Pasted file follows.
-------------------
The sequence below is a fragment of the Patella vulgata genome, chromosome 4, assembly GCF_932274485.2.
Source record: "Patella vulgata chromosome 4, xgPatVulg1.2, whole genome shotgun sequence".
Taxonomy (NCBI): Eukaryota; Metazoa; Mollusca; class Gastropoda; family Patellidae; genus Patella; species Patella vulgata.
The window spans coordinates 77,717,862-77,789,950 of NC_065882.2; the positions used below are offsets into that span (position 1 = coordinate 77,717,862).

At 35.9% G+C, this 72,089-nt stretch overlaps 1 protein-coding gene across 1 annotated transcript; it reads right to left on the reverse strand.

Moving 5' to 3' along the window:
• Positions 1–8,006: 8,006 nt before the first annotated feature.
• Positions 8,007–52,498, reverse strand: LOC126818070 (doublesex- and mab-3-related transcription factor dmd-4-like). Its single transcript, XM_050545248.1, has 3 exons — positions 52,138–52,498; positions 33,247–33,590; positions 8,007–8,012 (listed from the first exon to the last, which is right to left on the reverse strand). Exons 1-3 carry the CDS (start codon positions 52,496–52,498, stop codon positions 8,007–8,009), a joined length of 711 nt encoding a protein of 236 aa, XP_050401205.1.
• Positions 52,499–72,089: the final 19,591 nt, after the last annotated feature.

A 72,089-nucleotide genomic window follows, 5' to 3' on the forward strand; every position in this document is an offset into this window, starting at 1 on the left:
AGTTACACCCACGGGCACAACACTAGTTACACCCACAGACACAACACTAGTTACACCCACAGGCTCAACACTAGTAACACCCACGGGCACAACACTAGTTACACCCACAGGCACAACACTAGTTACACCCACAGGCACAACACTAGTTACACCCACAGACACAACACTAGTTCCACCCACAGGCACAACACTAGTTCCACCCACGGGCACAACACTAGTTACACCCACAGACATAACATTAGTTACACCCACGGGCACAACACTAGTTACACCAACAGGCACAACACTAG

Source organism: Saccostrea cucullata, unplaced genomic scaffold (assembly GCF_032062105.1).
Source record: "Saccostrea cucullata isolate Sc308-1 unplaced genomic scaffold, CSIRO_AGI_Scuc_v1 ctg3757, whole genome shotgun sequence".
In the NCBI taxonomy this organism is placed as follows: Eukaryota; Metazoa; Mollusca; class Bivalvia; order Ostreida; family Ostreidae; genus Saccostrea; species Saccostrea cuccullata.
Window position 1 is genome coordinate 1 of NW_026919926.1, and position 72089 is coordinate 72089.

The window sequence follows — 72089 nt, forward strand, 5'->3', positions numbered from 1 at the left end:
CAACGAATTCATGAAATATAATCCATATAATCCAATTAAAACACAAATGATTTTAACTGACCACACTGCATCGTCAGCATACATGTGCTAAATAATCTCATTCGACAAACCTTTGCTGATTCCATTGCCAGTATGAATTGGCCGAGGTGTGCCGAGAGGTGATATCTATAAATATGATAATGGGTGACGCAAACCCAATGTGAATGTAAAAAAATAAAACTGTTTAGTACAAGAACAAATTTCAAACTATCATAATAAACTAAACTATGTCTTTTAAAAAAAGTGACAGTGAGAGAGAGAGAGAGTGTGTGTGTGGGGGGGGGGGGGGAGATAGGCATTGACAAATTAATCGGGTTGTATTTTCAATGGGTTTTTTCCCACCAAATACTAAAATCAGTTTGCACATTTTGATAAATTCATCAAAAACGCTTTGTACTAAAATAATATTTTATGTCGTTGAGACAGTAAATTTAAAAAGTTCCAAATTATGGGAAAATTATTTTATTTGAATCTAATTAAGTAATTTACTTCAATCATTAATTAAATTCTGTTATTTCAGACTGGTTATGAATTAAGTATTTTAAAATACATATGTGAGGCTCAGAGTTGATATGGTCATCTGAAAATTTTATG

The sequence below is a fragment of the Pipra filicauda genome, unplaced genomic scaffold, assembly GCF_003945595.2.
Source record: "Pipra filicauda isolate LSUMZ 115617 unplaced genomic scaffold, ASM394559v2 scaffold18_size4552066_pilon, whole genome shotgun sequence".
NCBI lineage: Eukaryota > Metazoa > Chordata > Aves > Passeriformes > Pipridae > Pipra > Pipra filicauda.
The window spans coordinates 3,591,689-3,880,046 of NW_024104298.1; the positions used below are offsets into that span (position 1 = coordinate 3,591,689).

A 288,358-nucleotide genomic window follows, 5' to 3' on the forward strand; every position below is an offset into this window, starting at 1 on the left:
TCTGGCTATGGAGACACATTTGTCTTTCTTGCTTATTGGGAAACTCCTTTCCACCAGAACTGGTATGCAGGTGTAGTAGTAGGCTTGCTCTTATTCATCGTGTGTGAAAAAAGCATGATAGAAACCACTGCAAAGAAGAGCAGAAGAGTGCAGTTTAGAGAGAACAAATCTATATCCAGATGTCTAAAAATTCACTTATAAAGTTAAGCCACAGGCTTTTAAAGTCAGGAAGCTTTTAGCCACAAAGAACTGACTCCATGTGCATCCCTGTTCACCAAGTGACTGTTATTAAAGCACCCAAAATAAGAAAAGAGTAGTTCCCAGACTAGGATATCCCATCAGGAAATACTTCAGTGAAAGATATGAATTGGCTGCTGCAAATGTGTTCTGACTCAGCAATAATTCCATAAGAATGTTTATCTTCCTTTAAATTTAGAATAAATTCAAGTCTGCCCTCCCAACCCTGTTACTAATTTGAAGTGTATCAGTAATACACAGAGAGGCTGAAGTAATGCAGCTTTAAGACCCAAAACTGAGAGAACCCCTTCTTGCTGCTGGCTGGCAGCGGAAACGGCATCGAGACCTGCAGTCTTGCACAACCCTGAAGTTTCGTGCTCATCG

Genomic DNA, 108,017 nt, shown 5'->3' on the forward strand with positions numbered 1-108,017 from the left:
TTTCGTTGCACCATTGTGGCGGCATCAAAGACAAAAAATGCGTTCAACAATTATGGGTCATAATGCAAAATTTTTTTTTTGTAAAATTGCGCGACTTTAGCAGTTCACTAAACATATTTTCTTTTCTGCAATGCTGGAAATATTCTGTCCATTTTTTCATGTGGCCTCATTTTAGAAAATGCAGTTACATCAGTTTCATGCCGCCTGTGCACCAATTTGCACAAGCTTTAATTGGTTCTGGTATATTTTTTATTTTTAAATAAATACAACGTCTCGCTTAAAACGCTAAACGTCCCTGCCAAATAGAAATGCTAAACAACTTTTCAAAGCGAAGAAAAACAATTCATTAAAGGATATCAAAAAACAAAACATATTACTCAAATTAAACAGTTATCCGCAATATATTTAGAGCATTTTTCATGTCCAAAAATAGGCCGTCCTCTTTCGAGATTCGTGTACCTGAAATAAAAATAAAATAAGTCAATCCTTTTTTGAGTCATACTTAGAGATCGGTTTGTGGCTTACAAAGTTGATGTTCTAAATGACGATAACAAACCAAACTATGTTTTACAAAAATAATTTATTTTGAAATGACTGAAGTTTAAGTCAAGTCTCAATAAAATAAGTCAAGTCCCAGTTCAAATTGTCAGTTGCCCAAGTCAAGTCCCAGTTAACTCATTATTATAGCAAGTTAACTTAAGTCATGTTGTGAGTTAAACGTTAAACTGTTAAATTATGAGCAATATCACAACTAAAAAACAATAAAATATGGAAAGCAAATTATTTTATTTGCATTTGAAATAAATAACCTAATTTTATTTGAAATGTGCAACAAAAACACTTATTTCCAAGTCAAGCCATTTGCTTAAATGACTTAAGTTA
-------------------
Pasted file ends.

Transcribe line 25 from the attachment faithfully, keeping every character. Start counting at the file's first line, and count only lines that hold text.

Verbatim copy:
TTTCGTTGCACCATTGTGGCGGCATCAAAGACAAAAAATGCGTTCAACAATTATGGGTCATAATGCAAAATTTTTTTTTTGTAAAATTGCGCGACTTTAGCAGTTCACTAAACATATTTTCTTTTCTGCAATGCTGGAAATATTCTGTCCATTTTTTCATGTGGCCTCATTTTAGAAAATGCAGTTACATCAGTTTCATGCCGCCTGTGCACCAATTTGCACAAGCTTTAATTGGTTCTGGTATATTTTTTATTTTTAAATAAATACAACGTCTCGCTTAAAACGCTAAACGTCCCTGCCAAATAGAAATGCTAAACAACTTTTCAAAGCGAAGAAAAACAATTCATTAAAGGATATCAAAAAACAAAACATATTACTCAAATTAAACAGTTATCCGCAATATATTTAGAGCATTTTTCATGTCCAAAAATAGGCCGTCCTCTTTCGAGATTCGTGTACCTGAAATAAAAATAAAATAAGTCAATCCTTTTTTGAGTCATACTTAGAGATCGGTTTGTGGCTTACAAAGTTGATGTTCTAAATGACGATAACAAACCAAACTATGTTTTACAAAAATAATTTATTTTGAAATGACTGAAGTTTAAGTCAAGTCTCAATAAAATAAGTCAAGTCCCAGTTCAAATTGTCAGTTGCCCAAGTCAAGTCCCAGTTAACTCATTATTATAGCAAGTTAACTTAAGTCATGTTGTGAGTTAAACGTTAAACTGTTAAATTATGAGCAATATCACAACTAAAAAACAATAAAATATGGAAAGCAAATTATTTTATTTGCATTTGAAATAAATAACCTAATTTTATTTGAAATGTGCAACAAAAACACTTATTTCCAAGTCAAGCCATTTGCTTAAATGACTTAAGTTA